Your Second Business: “What Else Do My Clients Need?”

My second business - a hand putting together a Two-Brain Business puzzle

The easiest way to grow your wealth is to do the same thing you’ve done before. You already know how to build a good gym—why not just build another?

Because, as entrepreneurs, we’re attracted to novelty. We love new challenges.

So if you’re tempted to build a second business that isn’t a gym, build a business that serves the same audience your gym does.

Two key lessons I’ve learned from my mentors are:

1. “If you know how to build an audience, you’ll never go hungry.” —Todd Herman

2. “Don’t find an audience for your product. Find products for your audience.” —Seth Godin

Building an audience is the hard part. Building a product or delivering a service is the easy part. This is one of the most important lessons I can give you in Tinker Phase. It’s true, but most people miss it—and that means they start from scratch over and over, spending years trying to get the first few clients for their second big idea.

Instead, start with your audience and ask, “What else do these great people need?”

I started Two-Brain Business because passionate microgym owners were going out of business. These poor first-time entrepreneurs had dedicated their lives to helping others get healthy, and all they were getting for their labor was a ton of debt and ruined relationships. I knew that 1:1 mentorship had worked for me, and wanted to give other gym owners a way to get 1:1 mentorship that was specific to them.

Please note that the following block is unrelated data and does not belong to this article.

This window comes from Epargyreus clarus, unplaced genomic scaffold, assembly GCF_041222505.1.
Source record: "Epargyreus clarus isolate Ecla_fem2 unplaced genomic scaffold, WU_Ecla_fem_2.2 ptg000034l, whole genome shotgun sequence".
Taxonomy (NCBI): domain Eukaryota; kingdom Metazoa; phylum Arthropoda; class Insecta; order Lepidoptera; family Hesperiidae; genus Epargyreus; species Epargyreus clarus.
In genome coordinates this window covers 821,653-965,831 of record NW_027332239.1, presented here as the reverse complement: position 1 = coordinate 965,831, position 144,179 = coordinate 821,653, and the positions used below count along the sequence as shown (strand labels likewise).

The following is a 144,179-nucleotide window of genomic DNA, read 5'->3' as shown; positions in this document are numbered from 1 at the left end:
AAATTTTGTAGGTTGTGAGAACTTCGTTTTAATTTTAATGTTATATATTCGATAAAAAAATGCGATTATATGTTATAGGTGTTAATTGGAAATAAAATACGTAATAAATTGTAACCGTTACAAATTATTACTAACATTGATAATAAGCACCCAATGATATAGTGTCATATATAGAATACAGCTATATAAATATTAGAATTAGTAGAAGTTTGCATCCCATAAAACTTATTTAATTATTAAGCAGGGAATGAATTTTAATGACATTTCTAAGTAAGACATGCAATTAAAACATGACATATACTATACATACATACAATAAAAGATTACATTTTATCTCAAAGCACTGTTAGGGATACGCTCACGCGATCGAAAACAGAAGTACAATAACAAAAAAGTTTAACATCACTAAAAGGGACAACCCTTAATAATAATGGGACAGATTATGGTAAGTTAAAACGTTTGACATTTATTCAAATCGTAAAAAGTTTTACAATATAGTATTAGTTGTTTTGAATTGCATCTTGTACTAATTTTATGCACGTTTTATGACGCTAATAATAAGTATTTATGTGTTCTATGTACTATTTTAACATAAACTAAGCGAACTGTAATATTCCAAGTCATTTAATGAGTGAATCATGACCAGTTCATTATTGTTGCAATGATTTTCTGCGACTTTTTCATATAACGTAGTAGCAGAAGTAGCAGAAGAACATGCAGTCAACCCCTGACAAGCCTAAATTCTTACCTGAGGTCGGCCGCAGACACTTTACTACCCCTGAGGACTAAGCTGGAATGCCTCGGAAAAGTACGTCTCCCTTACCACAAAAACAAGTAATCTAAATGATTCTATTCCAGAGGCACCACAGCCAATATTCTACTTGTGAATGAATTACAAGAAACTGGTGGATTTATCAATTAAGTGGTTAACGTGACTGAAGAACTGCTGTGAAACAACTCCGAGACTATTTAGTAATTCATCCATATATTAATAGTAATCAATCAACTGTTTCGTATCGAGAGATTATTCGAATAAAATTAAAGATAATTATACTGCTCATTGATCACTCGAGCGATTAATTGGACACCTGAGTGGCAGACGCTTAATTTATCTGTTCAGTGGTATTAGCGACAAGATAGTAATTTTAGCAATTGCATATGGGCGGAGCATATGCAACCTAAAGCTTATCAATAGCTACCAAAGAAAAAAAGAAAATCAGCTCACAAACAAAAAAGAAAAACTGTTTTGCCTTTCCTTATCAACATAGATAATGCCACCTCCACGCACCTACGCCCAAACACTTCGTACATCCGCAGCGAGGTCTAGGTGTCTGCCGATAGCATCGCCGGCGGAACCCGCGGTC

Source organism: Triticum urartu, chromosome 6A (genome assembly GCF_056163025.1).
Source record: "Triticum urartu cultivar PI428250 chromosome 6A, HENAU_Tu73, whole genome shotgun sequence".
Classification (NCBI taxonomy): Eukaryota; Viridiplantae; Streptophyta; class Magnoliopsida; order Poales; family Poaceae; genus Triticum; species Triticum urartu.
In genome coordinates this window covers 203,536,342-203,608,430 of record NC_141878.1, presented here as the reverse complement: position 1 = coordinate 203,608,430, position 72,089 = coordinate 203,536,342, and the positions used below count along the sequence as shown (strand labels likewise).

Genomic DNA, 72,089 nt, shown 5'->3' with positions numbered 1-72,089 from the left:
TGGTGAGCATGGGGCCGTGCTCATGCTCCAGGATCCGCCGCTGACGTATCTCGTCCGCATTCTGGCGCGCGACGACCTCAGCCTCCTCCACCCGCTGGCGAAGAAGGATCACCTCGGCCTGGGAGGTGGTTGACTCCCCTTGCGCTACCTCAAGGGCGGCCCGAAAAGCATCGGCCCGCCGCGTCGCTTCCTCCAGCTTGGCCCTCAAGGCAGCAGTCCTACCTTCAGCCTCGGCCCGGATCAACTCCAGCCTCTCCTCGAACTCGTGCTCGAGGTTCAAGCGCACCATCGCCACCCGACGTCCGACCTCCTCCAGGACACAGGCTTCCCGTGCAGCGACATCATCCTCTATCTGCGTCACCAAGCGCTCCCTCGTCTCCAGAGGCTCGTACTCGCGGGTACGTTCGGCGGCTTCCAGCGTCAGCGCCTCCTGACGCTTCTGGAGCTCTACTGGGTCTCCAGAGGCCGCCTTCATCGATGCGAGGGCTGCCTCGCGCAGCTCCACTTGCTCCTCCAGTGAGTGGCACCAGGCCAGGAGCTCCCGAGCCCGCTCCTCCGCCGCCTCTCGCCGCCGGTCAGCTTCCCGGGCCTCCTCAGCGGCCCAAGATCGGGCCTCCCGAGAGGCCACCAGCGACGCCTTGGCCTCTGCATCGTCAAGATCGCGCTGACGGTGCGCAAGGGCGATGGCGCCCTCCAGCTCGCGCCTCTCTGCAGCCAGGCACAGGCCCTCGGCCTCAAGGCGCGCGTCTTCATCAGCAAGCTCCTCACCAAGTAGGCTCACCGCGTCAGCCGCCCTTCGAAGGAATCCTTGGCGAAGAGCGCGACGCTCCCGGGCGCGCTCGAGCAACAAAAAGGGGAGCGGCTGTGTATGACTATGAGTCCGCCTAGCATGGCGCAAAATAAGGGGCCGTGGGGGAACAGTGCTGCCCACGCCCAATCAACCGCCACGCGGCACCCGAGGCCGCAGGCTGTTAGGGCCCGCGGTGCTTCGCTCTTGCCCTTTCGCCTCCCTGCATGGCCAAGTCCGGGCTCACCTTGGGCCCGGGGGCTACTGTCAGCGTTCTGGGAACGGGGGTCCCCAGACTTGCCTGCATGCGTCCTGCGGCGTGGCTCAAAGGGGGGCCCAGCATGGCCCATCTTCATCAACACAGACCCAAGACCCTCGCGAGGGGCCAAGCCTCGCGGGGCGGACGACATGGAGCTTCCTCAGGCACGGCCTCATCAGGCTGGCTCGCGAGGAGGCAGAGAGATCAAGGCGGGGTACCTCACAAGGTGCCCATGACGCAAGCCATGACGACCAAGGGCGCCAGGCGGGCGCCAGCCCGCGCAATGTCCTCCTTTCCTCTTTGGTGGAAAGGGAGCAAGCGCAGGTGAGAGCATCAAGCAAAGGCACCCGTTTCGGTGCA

But I’ve also spotted other ways to serve this same audience. Sometimes I’ve pursued these opportunities myself, and sometimes I’ve started companies and then sold them to others so I can focus on growing Two-Brain Business faster. Sometimes I’ve linked up with great companies that can serve and support members of my audience, which is a win for my clients and me, and for the other companies.

Whenever I consider launching a new business, I follow a golden rule: It must pay for itself over and over again. But the actual program details aren’t hard because I stay focused on one audience and ask myself, “What else can I provide to these people?” When I spot a way that I can make their lives easier or make my service even more leverageable, I buy it for them.

All my businesses are client-centric service businesses.

Most of them serve the same audience.

Each helps me serve my audience better.

How can you serve yours better?


One more thing!

Did you know gym owners can earn $100,000 a year with no more than 150 clients? We wrote a guide showing you exactly how.